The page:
Putting People First
“In business, people are our most sustainable resource,” says Ryan Ross, East market business services manager at AkzoNobel, but in the collision repair industry, some shop operators do not see things this way.
In Ross’ experience consulting shops; he has seen that many operators are under the impression that their only responsibility to their employees is providing a place to work that has a steady stream of vehicles to repair. In reality, Ross explains, that’s only one aspect if someone wants to be the employer of choice. If shop owners want to grow their businesses, they have to look at the bigger picture of how their businesses are run. Bob Gilbert, AkzoNobel North American business and process consultant, agrees with Ross and says that almost every manager is dealing with some type of employee disengagement. In fact, a 2013 worldwide study conducted by Gallup stated that nearly 90 percent of employees reported that they were either not engaged or actively disengaged.
Does this sound familiar? How do you know if you’re managing your employees correctly? Ross and Gilbert share their insights.
Both Ross and Gilbert agree that the majority of managers in this industry are not unaware that this is a problem, but many are scared or hesitant to change how things have always been done—or they simply don’t know where to start.
Gilbert says there is a very common misconception that comes into play that can be attributed to a manager’s hesitation to change how they lead. Most managers believe that everyone is unique and that leading them all will be too labor intensive or difficult. Yes, individuals are unique, Gilbert says, but the majority of human behavior and the essential things that people look for are very predictable. The reality, Gilbert says, is that if managers make an effort to try to understand how people naturally react, the solution to engaging employees is simple.
Ross sees mismanagement of employees all the time in shops, and he’s heard the stories straight from technicians. In many cases, an employee can do 100 things right and they will go unnoticed, but the second he or she does something wrong, they may never hear the end of it.
Gilbert says that the need for people to “feel” like they’re right is ingrained into our DNA, and when an employee is reprimanded for one mistake, it causes him or her to shut down. Ross says that this fear of being wrong, and the lack of a big picture objective that they can see and understand is what causes employees to turn into the type of person that waits to hear what to do and doesn’t care much about anything as long as the paycheck continues to come. This type of management is not the way to grow a business. Time is wasted when employees are complaining about their environment and if they’re not being fulfilled, and Gilbert explains that this wasted time will result in inefficiencies and will cut into the shop’s bottom line. A 2016 study conducted by RSG, a UK-based recruitment company, found that the average employee spends the equivalent of over six working days per year complaining about their employer. Shops make money based on efficiency, and not too many processes can deal with this sort of time being wasted on complaints that can be prevented.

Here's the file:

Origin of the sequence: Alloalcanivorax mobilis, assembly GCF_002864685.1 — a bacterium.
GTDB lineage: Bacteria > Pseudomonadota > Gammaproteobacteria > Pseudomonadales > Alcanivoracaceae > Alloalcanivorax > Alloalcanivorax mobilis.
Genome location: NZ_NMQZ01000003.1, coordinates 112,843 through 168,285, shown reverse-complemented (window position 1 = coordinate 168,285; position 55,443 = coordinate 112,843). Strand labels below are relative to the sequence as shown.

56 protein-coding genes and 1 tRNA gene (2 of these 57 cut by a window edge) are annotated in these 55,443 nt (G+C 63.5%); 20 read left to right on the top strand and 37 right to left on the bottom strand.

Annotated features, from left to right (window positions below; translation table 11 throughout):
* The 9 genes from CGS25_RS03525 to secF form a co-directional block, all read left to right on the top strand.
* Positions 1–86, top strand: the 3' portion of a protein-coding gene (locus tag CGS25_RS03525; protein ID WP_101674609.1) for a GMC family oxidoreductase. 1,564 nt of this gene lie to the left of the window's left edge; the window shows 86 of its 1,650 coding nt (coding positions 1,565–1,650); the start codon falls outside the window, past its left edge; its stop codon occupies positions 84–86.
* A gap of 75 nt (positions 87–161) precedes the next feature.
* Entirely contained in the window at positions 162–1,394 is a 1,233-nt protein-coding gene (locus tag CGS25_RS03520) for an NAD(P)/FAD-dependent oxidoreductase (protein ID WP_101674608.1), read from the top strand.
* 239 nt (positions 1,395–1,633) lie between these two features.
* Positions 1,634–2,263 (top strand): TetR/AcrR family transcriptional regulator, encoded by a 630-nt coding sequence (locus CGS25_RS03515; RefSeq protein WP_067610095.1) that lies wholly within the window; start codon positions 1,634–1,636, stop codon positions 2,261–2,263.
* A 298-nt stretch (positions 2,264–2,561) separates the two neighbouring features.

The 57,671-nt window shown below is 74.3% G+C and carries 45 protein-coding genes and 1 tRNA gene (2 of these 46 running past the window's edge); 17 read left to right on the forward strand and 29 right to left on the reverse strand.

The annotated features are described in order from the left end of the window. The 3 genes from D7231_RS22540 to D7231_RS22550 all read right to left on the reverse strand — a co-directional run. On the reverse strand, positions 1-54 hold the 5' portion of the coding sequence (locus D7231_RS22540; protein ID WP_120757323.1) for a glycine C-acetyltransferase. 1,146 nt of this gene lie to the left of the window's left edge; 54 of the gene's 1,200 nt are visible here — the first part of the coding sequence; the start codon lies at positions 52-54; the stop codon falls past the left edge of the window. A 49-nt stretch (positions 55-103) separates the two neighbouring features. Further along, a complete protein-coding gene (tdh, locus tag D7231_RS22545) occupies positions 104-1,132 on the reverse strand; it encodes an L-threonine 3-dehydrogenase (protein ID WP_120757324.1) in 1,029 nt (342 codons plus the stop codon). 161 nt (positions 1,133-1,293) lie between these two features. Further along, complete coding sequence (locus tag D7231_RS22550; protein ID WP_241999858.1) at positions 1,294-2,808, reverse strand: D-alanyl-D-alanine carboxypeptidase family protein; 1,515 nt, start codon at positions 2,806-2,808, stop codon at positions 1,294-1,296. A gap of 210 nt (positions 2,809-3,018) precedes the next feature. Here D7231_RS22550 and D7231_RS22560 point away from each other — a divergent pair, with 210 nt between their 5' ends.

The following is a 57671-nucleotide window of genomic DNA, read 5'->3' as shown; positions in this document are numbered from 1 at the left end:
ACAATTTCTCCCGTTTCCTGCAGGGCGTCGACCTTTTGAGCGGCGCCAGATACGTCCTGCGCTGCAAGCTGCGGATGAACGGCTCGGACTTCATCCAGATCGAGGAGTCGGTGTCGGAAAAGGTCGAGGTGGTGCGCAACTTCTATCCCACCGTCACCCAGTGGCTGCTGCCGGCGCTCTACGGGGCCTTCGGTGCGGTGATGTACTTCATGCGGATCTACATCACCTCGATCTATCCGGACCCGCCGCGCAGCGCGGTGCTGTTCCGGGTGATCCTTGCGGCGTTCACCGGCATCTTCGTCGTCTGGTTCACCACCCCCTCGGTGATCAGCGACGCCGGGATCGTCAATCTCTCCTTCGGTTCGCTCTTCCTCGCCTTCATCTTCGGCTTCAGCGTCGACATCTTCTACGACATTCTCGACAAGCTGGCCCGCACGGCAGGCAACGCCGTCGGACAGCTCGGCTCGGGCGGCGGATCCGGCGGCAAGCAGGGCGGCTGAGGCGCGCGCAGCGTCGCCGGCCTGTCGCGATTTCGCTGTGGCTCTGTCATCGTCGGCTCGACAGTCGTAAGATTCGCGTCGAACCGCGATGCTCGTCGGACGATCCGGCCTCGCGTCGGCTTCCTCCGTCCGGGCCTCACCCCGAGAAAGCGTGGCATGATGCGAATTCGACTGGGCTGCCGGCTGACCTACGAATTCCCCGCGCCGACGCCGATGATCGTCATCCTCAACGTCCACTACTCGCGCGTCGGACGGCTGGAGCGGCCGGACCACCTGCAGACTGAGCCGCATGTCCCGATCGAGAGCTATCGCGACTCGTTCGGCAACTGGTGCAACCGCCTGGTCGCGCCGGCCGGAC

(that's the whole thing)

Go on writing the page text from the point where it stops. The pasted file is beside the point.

“I’ve had conversations with techs who explain that as long as they’re getting that financial incentive, what happens beyond that point is of no concern to them,” Ross says. “What they’re saying is as long as I get paid; it doesn’t matter to me whether or not a vehicle ever leaves a shop.”
Ross explains that the collision repair industry is so focused on processes that it has forgotten all about its people. There are two simple questions that leaders need to ask themselves to fix this, Gilbert says. The first: What do they need to do right now to do their best with their employees? And the second and most important question: What should they not do right now to get the best out of their employees?
Effective leaders are people who understand when they should take a step back and trust an employee's judgment, Gilbert explains. Shop owners that do this unlock the potential of their people, and it will create the trust that changes the level of engagement and enable employees to make a difference, Gilbert explains. Owners need to get employees to believe that they’re making a difference and convey the big picture goal, Ross says.